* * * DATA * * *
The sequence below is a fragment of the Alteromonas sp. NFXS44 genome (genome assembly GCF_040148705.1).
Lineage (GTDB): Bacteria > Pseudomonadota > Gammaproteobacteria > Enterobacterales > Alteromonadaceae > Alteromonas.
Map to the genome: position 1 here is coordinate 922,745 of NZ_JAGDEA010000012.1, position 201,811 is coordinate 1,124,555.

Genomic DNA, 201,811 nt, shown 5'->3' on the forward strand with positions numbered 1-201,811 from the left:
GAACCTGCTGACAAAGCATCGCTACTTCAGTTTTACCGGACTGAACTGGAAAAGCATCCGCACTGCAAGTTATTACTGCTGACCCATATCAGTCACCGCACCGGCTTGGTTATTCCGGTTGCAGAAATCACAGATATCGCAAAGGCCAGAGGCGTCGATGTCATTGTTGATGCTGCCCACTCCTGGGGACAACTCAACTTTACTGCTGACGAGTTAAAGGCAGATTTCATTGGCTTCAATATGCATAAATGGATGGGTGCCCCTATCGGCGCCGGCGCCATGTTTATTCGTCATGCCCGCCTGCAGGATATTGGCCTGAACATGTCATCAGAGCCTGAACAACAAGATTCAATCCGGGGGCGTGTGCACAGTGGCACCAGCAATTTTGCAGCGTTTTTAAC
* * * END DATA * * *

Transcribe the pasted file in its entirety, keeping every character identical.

The sequence below is a fragment of the Alteromonas sp. NFXS44 genome (genome assembly GCF_040148705.1).
Lineage (GTDB): Bacteria > Pseudomonadota > Gammaproteobacteria > Enterobacterales > Alteromonadaceae > Alteromonas.
Map to the genome: position 1 here is coordinate 922,745 of NZ_JAGDEA010000012.1, position 201,811 is coordinate 1,124,555.

Genomic DNA, 201,811 nt, shown 5'->3' on the forward strand with positions numbered 1-201,811 from the left:
GAACCTGCTGACAAAGCATCGCTACTTCAGTTTTACCGGACTGAACTGGAAAAGCATCCGCACTGCAAGTTATTACTGCTGACCCATATCAGTCACCGCACCGGCTTGGTTATTCCGGTTGCAGAAATCACAGATATCGCAAAGGCCAGAGGCGTCGATGTCATTGTTGATGCTGCCCACTCCTGGGGACAACTCAACTTTACTGCTGACGAGTTAAAGGCAGATTTCATTGGCTTCAATATGCATAAATGGATGGGTGCCCCTATCGGCGCCGGCGCCATGTTTATTCGTCATGCCCGCCTGCAGGATATTGGCCTGAACATGTCATCAGAGCCTGAACAACAAGATTCAATCCGGGGGCGTGTGCACAGTGGCACCAGCAATTTTGCAGCGTTTTTAAC